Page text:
BOOKS AND ARTS
19 July 2012, Review by Denis Alexander
How else do you explain kangaroos?
Evolution and Belief: confessions of a religious paleontologistRobert J. Asher
Cambridge University Press, £15.99
Tablet bookshop price £14.40 Tel 01420 592974
The American author of this fine new book has a Jewish father, a Christian mother, and was raised a Presbyterian in a small conservative town in western New York State. He counts himself as religious. We learn all this in the first two sentences of the Prologue and it is indeed important background for understanding the shape and direction of the rest of the book.
The author, who lectures in palaeontology at the Department of Zoology in Cambridge University where he is curator of vertebrates in the Museum of Zoology, critiques creationism and intelligent design (ID), but at the same time points out the irrationality also found among those who seek to invest the evolutionary narrative with an atheistic rhetoric. In the process, the author draws very effectively on his own professional expertise in vertebrate palaeontology in general and in mammalian evolution in particular.
The first two chapters set the scene by sketching out the author’s own position on how science and religion interrelate, with some initial salvos against both creationism and ID – the idea, that is, that certain biological entities are so complex that they could not possibly have come into being by a gradual process of incremental Darwinian evolution. One gains a strong impression from these initial chapters that the author is launching out on his own exploration of faith as it relates to science.
That being said, I am not suggesting that the book should not be read by those who have always happily incorporated evolution within the theistic matrix provided by their Christian faith. They will find much to learn from Evolution and Belief, especially from the scientific core of the book in chapters three to seven, where the author provides an excellent overview of that mass of vertebrate palaeontological data which only make sense within an evolutionary framework. Here, Asher is clearly on his home turf, and it tells in the thoroughness of the analysis,
To give a flavour of these chapters: there is plenty of information here about the evolution of mammals, of whales and of elephants; about the relationships between marsupials and placentals, and about the similarities between crocodile jaw bones and mammalian ear ossicles. Did you know that there are about 5,000 species of living placental mammals and only about 300 species of marsupials (like the kangaroo)? Did you know that the closest living relative to the whale is the hippopotamus? The fossil record is well described, together with concepts such as microevolution and macroevolution (a distinction deemed to be less than useful), and punctuated equilibrium; and a section which provides the author an opportunity to illustrate some of the more egregious creationist quotes of scientists taken out of context.
If you want to know how pelycosaurs, therapsids and cynodonts are all synapsids that belong on the lineage leading to modern mammals, then this is the section for you. It is not the author’s fault that palaeontologists embed their subject in a nest of technical names, not all of which roll off the tongue with equal ease. These chapters taken as a whole act as a powerful counter-argument to the suggestion by ID proponents that evolutionary biology provides no explanation for the origins of new information. In reality the record itself displays new information at every twist and turn of the evolutionary tree.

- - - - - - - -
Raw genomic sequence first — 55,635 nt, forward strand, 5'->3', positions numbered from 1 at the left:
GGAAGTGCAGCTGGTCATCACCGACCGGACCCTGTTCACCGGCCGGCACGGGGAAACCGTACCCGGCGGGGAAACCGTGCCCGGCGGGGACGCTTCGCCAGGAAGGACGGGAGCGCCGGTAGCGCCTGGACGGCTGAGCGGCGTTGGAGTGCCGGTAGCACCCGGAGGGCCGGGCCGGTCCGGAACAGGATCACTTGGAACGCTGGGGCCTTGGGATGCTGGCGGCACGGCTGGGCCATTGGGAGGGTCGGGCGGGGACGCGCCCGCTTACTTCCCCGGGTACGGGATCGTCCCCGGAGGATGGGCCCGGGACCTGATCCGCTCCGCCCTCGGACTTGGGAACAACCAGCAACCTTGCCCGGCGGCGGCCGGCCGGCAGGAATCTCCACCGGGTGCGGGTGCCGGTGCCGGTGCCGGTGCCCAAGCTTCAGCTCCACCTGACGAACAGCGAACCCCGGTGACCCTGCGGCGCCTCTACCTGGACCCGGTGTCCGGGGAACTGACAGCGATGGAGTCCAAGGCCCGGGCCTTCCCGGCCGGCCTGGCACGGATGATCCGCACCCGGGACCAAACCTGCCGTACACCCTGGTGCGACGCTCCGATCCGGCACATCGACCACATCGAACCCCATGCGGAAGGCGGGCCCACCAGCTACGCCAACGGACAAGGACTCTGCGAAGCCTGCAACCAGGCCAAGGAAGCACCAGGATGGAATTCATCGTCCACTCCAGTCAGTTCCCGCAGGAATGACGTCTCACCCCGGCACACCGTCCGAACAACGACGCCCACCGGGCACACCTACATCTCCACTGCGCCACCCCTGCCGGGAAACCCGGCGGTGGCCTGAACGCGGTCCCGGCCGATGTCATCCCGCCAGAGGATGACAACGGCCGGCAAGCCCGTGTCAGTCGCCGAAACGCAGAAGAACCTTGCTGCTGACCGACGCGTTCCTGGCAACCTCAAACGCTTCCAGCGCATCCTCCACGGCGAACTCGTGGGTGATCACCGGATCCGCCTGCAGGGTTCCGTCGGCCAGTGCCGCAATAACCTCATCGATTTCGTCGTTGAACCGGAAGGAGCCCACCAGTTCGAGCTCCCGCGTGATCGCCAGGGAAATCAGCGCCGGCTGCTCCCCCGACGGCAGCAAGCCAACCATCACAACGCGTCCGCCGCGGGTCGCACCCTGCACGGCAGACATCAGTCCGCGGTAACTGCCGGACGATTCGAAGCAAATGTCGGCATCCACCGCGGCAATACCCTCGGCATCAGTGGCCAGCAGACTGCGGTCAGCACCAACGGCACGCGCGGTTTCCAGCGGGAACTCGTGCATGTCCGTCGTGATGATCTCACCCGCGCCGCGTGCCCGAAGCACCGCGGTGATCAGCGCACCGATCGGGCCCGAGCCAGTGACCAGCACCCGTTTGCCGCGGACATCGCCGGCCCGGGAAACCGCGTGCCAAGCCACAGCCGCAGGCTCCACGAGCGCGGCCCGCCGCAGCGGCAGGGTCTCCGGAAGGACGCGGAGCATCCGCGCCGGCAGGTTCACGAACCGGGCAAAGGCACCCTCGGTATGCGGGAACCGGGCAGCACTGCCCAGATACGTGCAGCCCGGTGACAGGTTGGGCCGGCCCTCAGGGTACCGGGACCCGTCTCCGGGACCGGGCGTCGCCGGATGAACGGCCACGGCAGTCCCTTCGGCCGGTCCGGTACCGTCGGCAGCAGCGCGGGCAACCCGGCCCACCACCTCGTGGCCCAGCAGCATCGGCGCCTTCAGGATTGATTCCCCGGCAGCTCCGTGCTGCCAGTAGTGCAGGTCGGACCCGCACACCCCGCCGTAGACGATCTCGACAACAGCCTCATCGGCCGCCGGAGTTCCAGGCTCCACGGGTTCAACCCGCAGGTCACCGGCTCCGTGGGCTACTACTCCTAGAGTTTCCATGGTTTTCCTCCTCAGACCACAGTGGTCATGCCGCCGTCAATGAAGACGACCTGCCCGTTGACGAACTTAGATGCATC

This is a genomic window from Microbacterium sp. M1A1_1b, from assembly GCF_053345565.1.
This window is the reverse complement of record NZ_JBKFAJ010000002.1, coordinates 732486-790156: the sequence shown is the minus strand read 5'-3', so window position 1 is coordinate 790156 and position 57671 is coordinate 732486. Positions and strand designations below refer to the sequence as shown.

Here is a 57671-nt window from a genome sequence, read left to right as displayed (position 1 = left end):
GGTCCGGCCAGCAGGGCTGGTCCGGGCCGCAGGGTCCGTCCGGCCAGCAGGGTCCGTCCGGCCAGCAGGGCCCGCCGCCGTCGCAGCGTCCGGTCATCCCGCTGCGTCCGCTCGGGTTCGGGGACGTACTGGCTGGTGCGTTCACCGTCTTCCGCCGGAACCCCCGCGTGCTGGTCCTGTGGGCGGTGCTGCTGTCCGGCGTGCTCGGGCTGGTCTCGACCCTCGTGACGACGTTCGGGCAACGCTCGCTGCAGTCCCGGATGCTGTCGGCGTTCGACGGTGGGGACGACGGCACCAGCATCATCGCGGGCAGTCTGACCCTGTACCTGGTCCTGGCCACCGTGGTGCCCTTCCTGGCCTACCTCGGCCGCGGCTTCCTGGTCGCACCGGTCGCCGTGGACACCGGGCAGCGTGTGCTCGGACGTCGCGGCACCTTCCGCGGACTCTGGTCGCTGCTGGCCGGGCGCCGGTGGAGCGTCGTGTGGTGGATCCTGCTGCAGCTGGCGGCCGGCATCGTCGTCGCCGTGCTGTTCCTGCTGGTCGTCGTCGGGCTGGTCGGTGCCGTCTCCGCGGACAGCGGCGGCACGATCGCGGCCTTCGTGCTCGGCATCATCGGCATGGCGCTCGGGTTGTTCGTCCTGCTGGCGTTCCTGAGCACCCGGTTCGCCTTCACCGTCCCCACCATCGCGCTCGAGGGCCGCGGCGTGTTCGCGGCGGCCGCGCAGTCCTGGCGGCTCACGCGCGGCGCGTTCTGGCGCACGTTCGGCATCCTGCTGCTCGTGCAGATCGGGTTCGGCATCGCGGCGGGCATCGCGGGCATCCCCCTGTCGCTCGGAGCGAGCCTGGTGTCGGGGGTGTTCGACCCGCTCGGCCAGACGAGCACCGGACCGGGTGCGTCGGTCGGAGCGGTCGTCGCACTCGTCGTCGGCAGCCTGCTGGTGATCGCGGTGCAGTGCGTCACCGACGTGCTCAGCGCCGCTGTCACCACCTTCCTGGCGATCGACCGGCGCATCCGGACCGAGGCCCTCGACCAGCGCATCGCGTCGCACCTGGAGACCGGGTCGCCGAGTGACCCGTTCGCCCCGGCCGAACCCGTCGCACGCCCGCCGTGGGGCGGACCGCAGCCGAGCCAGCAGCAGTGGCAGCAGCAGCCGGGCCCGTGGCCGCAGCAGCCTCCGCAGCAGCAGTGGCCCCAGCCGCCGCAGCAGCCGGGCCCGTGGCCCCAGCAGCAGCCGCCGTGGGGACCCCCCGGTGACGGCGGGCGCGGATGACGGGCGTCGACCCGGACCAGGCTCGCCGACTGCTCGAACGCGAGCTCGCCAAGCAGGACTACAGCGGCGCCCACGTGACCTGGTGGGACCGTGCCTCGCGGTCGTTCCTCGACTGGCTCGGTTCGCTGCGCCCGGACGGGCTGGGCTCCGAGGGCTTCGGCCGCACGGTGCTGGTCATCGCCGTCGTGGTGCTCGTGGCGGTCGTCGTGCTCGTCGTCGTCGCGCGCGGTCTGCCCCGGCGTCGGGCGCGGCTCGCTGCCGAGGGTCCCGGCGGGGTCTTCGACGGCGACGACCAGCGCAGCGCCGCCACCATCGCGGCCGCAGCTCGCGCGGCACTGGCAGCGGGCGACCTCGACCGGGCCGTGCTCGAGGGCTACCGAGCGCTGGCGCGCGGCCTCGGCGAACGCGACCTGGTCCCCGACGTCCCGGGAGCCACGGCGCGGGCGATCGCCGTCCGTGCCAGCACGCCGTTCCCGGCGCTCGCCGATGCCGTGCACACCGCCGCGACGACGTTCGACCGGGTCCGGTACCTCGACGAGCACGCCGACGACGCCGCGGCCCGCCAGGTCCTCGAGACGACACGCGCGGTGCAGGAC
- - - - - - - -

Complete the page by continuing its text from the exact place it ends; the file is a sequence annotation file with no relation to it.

The remaining four chapters focus on the failure of creationism to provide any kind of rational account of the abundant evidence for evolution. Useful in this respect is a substantial table (8.1) listing 130 out of the many hundreds of reports in the scientific literature describing fossil animals that have anatomical features present in living groups, thereby helping to assign their positions on the evolutionary tree of life. A further summary table (10.1) provides dozens of examples from the 2009-2010 literature showing how novel information has arisen from well understood molecular events.
The space given to the origin of such information is a particularly useful feature of the book as so often it is this topic which is promoted as a “problem” for evolution by the creationist and ID lobbies. As the author points out, Darwinian evolution refers not to the origin of life, but to the evolution of living organisms once they became established on this planet; yet even within this evolutionary tree of living organisms, the generation of new information has been huge.
Evolutionary history is also highly constrained by the adaptive necessities of organisms living in ecological niches with well-defined properties. Asher cites the fine work of Simon Conway Morris on convergence, the repeated evolution of the same or similar organs or biochemical pathways in independent evolutionary lineages. Yes, the particular features of particular organisms are contingent, but taken overall, the Darwinian process is very far from being a random process, a windmill against which creationists are wont to tilt.
This is not a book for in-depth analysis of the theological challenges that evolution poses to some traditional Christian doctrines; there are no attempts here to probe doctrines of original sin or the nature of the first humans made in God’s image.
The author is also scrupulously honest about his own pilgrimage of faith. The strengths of Evolution and Belief lie more in its rigorous attention to the scientific data and in its polite but insistent message that creationism and ID are hopelessly inadequate to give a rational account of the rich tapestry of life’s diversity.
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